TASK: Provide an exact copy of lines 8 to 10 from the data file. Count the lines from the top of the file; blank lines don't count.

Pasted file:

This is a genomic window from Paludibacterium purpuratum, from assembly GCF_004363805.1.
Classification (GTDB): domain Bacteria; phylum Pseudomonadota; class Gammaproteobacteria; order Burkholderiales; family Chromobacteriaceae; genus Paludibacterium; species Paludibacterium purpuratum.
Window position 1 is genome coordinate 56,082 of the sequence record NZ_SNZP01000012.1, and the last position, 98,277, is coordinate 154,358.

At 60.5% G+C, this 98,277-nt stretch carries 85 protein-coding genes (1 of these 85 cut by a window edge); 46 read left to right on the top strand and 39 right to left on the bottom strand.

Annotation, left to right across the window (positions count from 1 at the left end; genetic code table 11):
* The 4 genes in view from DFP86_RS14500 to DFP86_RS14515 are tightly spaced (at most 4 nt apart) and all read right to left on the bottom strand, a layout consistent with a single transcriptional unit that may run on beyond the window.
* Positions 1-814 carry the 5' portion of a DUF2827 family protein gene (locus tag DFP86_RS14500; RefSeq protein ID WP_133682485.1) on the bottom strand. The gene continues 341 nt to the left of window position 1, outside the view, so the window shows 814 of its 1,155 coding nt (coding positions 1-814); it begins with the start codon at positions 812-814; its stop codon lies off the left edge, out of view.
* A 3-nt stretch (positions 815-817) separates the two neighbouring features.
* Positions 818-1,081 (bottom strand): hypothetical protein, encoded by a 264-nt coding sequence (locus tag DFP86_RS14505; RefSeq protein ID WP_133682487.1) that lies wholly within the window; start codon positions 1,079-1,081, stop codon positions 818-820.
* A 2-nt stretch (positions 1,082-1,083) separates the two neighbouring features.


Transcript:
* A 3-nt stretch (positions 815-817) separates the two neighbouring features.
* Positions 818-1,081 (bottom strand): hypothetical protein, encoded by a 264-nt coding sequence (locus tag DFP86_RS14505; RefSeq protein ID WP_133682487.1) that lies wholly within the window; start codon positions 1,079-1,081, stop codon positions 818-820.
* A 2-nt stretch (positions 1,082-1,083) separates the two neighbouring features.